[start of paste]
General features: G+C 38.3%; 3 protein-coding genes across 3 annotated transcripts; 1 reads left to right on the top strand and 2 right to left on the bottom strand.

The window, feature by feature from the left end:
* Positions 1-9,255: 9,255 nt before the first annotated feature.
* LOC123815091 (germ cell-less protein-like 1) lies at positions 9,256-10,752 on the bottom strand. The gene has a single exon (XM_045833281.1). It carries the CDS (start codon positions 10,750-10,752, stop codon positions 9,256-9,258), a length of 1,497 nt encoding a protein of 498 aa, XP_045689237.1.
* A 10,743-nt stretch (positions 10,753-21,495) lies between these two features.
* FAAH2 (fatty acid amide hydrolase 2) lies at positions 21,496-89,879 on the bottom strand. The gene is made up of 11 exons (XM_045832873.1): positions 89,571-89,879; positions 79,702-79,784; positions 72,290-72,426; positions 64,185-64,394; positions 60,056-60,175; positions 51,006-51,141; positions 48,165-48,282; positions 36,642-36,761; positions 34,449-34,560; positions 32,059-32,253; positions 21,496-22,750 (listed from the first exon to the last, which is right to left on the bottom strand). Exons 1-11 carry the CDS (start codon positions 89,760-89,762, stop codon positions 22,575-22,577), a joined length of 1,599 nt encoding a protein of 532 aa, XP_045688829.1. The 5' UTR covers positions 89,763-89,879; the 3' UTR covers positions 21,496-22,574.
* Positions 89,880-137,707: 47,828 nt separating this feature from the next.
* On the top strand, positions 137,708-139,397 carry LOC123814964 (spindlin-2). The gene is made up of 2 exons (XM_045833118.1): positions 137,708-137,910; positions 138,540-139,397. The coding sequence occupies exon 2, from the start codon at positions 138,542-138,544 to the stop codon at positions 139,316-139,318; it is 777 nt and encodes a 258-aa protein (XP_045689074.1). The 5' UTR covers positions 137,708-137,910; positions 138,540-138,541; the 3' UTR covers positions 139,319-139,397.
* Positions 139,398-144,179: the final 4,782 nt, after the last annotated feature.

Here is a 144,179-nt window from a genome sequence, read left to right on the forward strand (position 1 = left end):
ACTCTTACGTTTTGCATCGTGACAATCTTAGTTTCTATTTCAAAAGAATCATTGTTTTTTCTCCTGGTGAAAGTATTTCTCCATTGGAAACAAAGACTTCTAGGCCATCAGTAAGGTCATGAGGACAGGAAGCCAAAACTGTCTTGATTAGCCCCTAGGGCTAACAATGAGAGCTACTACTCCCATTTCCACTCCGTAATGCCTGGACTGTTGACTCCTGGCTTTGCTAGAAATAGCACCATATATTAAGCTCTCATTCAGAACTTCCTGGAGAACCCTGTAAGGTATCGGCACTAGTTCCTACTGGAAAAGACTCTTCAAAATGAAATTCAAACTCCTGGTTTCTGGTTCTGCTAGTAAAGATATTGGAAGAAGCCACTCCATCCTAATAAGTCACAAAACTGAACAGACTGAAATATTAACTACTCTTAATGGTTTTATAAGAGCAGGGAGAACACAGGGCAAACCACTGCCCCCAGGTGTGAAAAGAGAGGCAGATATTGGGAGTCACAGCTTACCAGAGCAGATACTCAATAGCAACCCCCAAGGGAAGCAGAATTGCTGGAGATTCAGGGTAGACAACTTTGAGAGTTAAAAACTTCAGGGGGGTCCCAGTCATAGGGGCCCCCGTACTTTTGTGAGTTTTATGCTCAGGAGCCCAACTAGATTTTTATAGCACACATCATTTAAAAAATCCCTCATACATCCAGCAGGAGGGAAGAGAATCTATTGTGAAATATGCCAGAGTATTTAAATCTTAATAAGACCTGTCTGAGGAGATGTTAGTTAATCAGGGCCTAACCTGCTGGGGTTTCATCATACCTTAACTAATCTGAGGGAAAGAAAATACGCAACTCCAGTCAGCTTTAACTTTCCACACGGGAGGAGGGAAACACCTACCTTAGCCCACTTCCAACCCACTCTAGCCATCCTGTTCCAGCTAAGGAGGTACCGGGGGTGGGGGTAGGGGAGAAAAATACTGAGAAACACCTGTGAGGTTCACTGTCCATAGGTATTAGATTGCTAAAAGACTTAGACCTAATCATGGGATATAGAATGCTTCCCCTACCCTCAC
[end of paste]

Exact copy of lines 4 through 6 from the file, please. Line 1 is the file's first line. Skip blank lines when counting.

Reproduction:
* LOC123815091 (germ cell-less protein-like 1) lies at positions 9,256-10,752 on the bottom strand. The gene has a single exon (XM_045833281.1). It carries the CDS (start codon positions 10,750-10,752, stop codon positions 9,256-9,258), a length of 1,497 nt encoding a protein of 498 aa, XP_045689237.1.
* A 10,743-nt stretch (positions 10,753-21,495) lies between these two features.
* FAAH2 (fatty acid amide hydrolase 2) lies at positions 21,496-89,879 on the bottom strand. The gene is made up of 11 exons (XM_045832873.1): positions 89,571-89,879; positions 79,702-79,784; positions 72,290-72,426; positions 64,185-64,394; positions 60,056-60,175; positions 51,006-51,141; positions 48,165-48,282; positions 36,642-36,761; positions 34,449-34,560; positions 32,059-32,253; positions 21,496-22,750 (listed from the first exon to the last, which is right to left on the bottom strand). Exons 1-11 carry the CDS (start codon positions 89,760-89,762, stop codon positions 22,575-22,577), a joined length of 1,599 nt encoding a protein of 532 aa, XP_045688829.1. The 5' UTR covers positions 89,763-89,879; the 3' UTR covers positions 21,496-22,574.